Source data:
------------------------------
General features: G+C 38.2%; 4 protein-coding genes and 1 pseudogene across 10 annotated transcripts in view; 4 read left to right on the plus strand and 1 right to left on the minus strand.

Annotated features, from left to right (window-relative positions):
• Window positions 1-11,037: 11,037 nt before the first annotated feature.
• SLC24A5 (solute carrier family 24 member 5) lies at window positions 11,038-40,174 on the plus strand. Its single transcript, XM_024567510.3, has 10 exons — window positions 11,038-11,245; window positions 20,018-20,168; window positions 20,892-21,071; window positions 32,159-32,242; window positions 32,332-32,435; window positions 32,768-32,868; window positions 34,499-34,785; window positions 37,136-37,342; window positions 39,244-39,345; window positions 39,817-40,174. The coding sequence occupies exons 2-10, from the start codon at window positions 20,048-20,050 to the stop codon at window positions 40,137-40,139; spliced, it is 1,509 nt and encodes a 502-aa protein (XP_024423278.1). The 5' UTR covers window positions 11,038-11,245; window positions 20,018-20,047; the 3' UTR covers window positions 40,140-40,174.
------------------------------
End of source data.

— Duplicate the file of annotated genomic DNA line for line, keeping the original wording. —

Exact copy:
General features: G+C 38.2%; 4 protein-coding genes and 1 pseudogene across 10 annotated transcripts in view; 4 read left to right on the plus strand and 1 right to left on the minus strand.

Annotated features, from left to right (window-relative positions):
• Window positions 1-11,037: 11,037 nt before the first annotated feature.
• SLC24A5 (solute carrier family 24 member 5) lies at window positions 11,038-40,174 on the plus strand. Its single transcript, XM_024567510.3, has 10 exons — window positions 11,038-11,245; window positions 20,018-20,168; window positions 20,892-21,071; window positions 32,159-32,242; window positions 32,332-32,435; window positions 32,768-32,868; window positions 34,499-34,785; window positions 37,136-37,342; window positions 39,244-39,345; window positions 39,817-40,174. The coding sequence occupies exons 2-10, from the start codon at window positions 20,048-20,050 to the stop codon at window positions 40,137-40,139; spliced, it is 1,509 nt and encodes a 502-aa protein (XP_024423278.1). The 5' UTR covers window positions 11,038-11,245; window positions 20,018-20,047; the 3' UTR covers window positions 40,140-40,174.